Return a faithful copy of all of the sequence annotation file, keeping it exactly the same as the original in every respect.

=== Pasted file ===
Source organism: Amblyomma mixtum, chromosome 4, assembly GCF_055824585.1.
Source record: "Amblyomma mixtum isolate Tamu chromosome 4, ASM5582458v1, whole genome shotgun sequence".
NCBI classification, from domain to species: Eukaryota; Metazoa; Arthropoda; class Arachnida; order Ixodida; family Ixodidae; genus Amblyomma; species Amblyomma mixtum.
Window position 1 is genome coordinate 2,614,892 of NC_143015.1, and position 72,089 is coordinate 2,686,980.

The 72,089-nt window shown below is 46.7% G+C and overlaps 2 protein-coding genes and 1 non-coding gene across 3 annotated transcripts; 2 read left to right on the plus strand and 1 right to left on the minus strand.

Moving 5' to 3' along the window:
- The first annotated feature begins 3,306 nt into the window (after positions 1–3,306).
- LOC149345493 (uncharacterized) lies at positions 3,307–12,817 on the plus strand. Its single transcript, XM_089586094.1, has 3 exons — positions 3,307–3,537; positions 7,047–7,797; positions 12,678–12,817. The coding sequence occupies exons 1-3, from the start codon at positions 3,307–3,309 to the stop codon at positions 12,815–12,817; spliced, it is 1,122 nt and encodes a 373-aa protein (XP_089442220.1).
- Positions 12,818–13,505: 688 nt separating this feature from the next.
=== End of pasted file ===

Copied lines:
Source organism: Amblyomma mixtum, chromosome 4, assembly GCF_055824585.1.
Source record: "Amblyomma mixtum isolate Tamu chromosome 4, ASM5582458v1, whole genome shotgun sequence".
NCBI classification, from domain to species: Eukaryota; Metazoa; Arthropoda; class Arachnida; order Ixodida; family Ixodidae; genus Amblyomma; species Amblyomma mixtum.
Window position 1 is genome coordinate 2,614,892 of NC_143015.1, and position 72,089 is coordinate 2,686,980.

The 72,089-nt window shown below is 46.7% G+C and overlaps 2 protein-coding genes and 1 non-coding gene across 3 annotated transcripts; 2 read left to right on the plus strand and 1 right to left on the minus strand.

Moving 5' to 3' along the window:
- The first annotated feature begins 3,306 nt into the window (after positions 1–3,306).
- LOC149345493 (uncharacterized) lies at positions 3,307–12,817 on the plus strand. Its single transcript, XM_089586094.1, has 3 exons — positions 3,307–3,537; positions 7,047–7,797; positions 12,678–12,817. The coding sequence occupies exons 1-3, from the start codon at positions 3,307–3,309 to the stop codon at positions 12,815–12,817; spliced, it is 1,122 nt and encodes a 373-aa protein (XP_089442220.1).
- Positions 12,818–13,505: 688 nt separating this feature from the next.